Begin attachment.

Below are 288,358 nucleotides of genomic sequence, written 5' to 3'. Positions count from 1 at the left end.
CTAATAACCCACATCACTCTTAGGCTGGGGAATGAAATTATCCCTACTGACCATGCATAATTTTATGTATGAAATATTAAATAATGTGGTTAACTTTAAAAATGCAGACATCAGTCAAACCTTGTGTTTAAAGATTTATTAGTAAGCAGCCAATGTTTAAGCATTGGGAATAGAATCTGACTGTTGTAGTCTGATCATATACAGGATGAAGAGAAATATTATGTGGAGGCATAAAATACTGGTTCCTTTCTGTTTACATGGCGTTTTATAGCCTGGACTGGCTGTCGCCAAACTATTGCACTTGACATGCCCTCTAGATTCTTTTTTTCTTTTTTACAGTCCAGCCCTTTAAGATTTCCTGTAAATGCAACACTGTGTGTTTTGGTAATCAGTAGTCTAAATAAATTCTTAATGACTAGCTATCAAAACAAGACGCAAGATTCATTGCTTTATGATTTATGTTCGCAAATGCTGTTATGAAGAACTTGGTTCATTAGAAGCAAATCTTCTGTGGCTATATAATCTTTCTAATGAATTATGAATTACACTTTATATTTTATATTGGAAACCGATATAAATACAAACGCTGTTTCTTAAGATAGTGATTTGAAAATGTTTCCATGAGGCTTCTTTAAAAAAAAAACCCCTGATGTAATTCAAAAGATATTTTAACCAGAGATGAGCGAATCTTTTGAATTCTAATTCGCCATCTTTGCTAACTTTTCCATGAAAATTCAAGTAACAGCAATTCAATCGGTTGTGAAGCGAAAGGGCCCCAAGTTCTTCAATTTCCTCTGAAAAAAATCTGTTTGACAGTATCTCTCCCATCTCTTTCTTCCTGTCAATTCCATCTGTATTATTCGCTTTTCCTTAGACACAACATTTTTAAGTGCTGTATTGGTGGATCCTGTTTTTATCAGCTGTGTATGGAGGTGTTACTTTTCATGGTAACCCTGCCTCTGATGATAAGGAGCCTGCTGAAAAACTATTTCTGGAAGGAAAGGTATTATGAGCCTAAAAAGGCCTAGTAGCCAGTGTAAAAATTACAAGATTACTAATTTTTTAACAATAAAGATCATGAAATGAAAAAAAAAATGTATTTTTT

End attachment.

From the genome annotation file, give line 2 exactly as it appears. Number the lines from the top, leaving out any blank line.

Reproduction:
CTAATAACCCACATCACTCTTAGGCTGGGGAATGAAATTATCCCTACTGACCATGCATAATTTTATGTATGAAATATTAAATAATGTGGTTAACTTTAAAAATGCAGACATCAGTCAAACCTTGTGTTTAAAGATTTATTAGTAAGCAGCCAATGTTTAAGCATTGGGAATAGAATCTGACTGTTGTAGTCTGATCATATACAGGATGAAGAGAAATATTATGTGGAGGCATAAAATACTGGTTCCTTTCTGTTTACATGGCGTTTTATAGCCTGGACTGGCTGTCGCCAAACTATTGCACTTGACATGCCCTCTAGATTCTTTTTTTCTTTTTTACAGTCCAGCCCTTTAAGATTTCCTGTAAATGCAACACTGTGTGTTTTGGTAATCAGTAGTCTAAATAAATTCTTAATGACTAGCTATCAAAACAAGACGCAAGATTCATTGCTTTATGATTTATGTTCGCAAATGCTGTTATGAAGAACTTGGTTCATTAGAAGCAAATCTTCTGTGGCTATATAATCTTTCTAATGAATTATGAATTACACTTTATATTTTATATTGGAAACCGATATAAATACAAACGCTGTTTCTTAAGATAGTGATTTGAAAATGTTTCCATGAGGCTTCTTTAAAAAAAAAACCCCTGATGTAATTCAAAAGATATTTTAACCAGAGATGAGCGAATCTTTTGAATTCTAATTCGCCATCTTTGCTAACTTTTCCATGAAAATTCAAGTAACAGCAATTCAATCGGTTGTGAAGCGAAAGGGCCCCAAGTTCTTCAATTTCCTCTGAAAAAAATCTGTTTGACAGTATCTCTCCCATCTCTTTCTTCCTGTCAATTCCATCTGTATTATTCGCTTTTCCTTAGACACAACATTTTTAAGTGCTGTATTGGTGGATCCTGTTTTTATCAGCTGTGTATGGAGGTGTTACTTTTCATGGTAACCCTGCCTCTGATGATAAGGAGCCTGCTGAAAAACTATTTCTGGAAGGAAAGGTATTATGAGCCTAAAAAGGCCTAGTAGCCAGTGTAAAAATTACAAGATTACTAATTTTTTAACAATAAAGATCATGAAATGAAAAAAAAAATGTATTTTTT